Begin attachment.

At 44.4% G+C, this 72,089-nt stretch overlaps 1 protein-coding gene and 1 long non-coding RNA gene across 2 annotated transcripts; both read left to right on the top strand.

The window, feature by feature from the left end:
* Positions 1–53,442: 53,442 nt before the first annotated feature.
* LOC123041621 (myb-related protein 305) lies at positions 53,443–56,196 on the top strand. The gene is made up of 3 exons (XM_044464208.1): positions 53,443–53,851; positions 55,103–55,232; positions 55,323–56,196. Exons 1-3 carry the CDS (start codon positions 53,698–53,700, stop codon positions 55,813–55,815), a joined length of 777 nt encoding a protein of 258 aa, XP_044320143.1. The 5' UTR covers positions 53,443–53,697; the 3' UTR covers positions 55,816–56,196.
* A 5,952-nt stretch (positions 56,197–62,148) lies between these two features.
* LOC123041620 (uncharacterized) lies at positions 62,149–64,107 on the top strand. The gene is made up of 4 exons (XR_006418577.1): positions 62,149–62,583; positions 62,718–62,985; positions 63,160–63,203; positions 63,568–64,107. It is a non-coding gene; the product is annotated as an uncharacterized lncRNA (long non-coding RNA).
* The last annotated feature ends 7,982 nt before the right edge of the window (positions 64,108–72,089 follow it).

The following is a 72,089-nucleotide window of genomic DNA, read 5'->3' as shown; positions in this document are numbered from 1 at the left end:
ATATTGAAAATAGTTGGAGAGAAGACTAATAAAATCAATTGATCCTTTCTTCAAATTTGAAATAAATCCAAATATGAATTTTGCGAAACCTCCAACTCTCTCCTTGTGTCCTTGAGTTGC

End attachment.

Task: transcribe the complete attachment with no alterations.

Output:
At 44.4% G+C, this 72,089-nt stretch overlaps 1 protein-coding gene and 1 long non-coding RNA gene across 2 annotated transcripts; both read left to right on the top strand.

The window, feature by feature from the left end:
* Positions 1–53,442: 53,442 nt before the first annotated feature.
* LOC123041621 (myb-related protein 305) lies at positions 53,443–56,196 on the top strand. The gene is made up of 3 exons (XM_044464208.1): positions 53,443–53,851; positions 55,103–55,232; positions 55,323–56,196. Exons 1-3 carry the CDS (start codon positions 53,698–53,700, stop codon positions 55,813–55,815), a joined length of 777 nt encoding a protein of 258 aa, XP_044320143.1. The 5' UTR covers positions 53,443–53,697; the 3' UTR covers positions 55,816–56,196.
* A 5,952-nt stretch (positions 56,197–62,148) lies between these two features.
* LOC123041620 (uncharacterized) lies at positions 62,149–64,107 on the top strand. The gene is made up of 4 exons (XR_006418577.1): positions 62,149–62,583; positions 62,718–62,985; positions 63,160–63,203; positions 63,568–64,107. It is a non-coding gene; the product is annotated as an uncharacterized lncRNA (long non-coding RNA).
* The last annotated feature ends 7,982 nt before the right edge of the window (positions 64,108–72,089 follow it).

The following is a 72,089-nucleotide window of genomic DNA, read 5'->3' as shown; positions in this document are numbered from 1 at the left end:
ATATTGAAAATAGTTGGAGAGAAGACTAATAAAATCAATTGATCCTTTCTTCAAATTTGAAATAAATCCAAATATGAATTTTGCGAAACCTCCAACTCTCTCCTTGTGTCCTTGAGTTGC